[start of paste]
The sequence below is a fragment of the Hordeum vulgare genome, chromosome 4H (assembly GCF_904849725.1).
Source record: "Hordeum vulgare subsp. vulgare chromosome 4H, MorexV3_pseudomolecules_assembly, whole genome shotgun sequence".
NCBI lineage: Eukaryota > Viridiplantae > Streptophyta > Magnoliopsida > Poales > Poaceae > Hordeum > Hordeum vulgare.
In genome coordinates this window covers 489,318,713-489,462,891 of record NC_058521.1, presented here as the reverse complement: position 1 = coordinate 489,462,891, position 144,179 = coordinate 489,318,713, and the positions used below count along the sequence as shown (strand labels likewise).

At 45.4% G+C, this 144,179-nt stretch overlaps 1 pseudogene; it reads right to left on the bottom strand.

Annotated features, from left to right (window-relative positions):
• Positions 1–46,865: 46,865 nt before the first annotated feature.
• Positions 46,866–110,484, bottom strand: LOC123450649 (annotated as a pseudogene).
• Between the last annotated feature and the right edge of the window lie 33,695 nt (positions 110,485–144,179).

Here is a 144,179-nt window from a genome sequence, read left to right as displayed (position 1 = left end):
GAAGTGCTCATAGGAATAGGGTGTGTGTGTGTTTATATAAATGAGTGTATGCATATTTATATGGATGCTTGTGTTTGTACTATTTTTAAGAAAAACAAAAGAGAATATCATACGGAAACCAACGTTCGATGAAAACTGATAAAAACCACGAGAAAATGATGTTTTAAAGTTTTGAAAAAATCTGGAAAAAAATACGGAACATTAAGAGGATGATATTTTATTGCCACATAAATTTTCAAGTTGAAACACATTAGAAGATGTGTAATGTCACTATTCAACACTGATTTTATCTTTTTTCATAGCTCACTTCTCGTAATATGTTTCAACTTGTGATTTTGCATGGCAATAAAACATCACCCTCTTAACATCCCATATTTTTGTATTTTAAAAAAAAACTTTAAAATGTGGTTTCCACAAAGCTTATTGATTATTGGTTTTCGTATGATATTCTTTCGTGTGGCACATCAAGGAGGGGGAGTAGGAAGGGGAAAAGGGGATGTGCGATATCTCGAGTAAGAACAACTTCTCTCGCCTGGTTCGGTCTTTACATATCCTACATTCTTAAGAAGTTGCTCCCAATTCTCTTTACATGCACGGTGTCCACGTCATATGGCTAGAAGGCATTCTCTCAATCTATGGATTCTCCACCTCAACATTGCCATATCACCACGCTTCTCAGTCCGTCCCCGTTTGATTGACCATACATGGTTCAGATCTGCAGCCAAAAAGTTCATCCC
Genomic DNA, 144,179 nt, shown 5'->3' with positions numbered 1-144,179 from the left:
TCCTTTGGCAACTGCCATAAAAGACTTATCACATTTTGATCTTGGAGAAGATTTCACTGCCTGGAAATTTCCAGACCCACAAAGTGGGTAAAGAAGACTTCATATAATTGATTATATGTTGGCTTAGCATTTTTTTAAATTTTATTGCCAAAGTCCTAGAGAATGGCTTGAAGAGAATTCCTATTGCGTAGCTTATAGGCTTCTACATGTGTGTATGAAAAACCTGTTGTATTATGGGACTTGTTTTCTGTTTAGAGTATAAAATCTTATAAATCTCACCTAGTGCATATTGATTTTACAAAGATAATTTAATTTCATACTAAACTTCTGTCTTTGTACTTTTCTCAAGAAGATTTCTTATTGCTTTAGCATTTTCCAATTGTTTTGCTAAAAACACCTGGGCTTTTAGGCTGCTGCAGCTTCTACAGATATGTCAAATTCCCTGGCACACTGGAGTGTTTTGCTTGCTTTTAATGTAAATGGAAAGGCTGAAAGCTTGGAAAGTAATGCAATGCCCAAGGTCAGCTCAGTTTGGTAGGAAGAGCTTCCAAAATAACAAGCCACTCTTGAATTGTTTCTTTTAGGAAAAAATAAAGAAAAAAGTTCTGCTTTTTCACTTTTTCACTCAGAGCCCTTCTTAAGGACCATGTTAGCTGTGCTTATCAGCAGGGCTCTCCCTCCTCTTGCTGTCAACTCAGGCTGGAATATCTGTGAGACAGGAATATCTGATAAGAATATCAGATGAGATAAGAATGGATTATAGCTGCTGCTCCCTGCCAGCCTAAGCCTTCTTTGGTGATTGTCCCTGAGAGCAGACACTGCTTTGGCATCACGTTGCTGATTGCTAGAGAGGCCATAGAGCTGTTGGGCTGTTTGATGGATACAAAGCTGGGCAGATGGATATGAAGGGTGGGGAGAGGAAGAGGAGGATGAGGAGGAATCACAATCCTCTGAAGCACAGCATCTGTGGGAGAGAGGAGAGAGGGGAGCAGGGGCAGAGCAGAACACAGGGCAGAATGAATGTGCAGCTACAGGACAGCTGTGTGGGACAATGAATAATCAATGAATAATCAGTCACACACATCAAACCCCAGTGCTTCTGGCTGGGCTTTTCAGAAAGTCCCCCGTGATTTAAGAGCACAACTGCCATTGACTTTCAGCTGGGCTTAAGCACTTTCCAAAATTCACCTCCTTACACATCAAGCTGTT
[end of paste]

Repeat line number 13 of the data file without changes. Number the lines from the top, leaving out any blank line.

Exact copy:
TCCTTTGGCAACTGCCATAAAAGACTTATCACATTTTGATCTTGGAGAAGATTTCACTGCCTGGAAATTTCCAGACCCACAAAGTGGGTAAAGAAGACTTCATATAATTGATTATATGTTGGCTTAGCATTTTTTTAAATTTTATTGCCAAAGTCCTAGAGAATGGCTTGAAGAGAATTCCTATTGCGTAGCTTATAGGCTTCTACATGTGTGTATGAAAAACCTGTTGTATTATGGGACTTGTTTTCTGTTTAGAGTATAAAATCTTATAAATCTCACCTAGTGCATATTGATTTTACAAAGATAATTTAATTTCATACTAAACTTCTGTCTTTGTACTTTTCTCAAGAAGATTTCTTATTGCTTTAGCATTTTCCAATTGTTTTGCTAAAAACACCTGGGCTTTTAGGCTGCTGCAGCTTCTACAGATATGTCAAATTCCCTGGCACACTGGAGTGTTTTGCTTGCTTTTAATGTAAATGGAAAGGCTGAAAGCTTGGAAAGTAATGCAATGCCCAAGGTCAGCTCAGTTTGGTAGGAAGAGCTTCCAAAATAACAAGCCACTCTTGAATTGTTTCTTTTAGGAAAAAATAAAGAAAAAAGTTCTGCTTTTTCACTTTTTCACTCAGAGCCCTTCTTAAGGACCATGTTAGCTGTGCTTATCAGCAGGGCTCTCCCTCCTCTTGCTGTCAACTCAGGCTGGAATATCTGTGAGACAGGAATATCTGATAAGAATATCAGATGAGATAAGAATGGATTATAGCTGCTGCTCCCTGCCAGCCTAAGCCTTCTTTGGTGATTGTCCCTGAGAGCAGACACTGCTTTGGCATCACGTTGCTGATTGCTAGAGAGGCCATAGAGCTGTTGGGCTGTTTGATGGATACAAAGCTGGGCAGATGGATATGAAGGGTGGGGAGAGGAAGAGGAGGATGAGGAGGAATCACAATCCTCTGAAGCACAGCATCTGTGGGAGAGAGGAGAGAGGGGAGCAGGGGCAGAGCAGAACACAGGGCAGAATGAATGTGCAGCTACAGGACAGCTGTGTGGGACAATGAATAATCAATGAATAATCAGTCACACACATCAAACCCCAGTGCTTCTGGCTGGGCTTTTCAGAAAGTCCCCCGTGATTTAAGAGCACAACTGCCATTGACTTTCAGCTGGGCTTAAGCACTTTCCAAAATTCACCTCCTTACACATCAAGCTGTT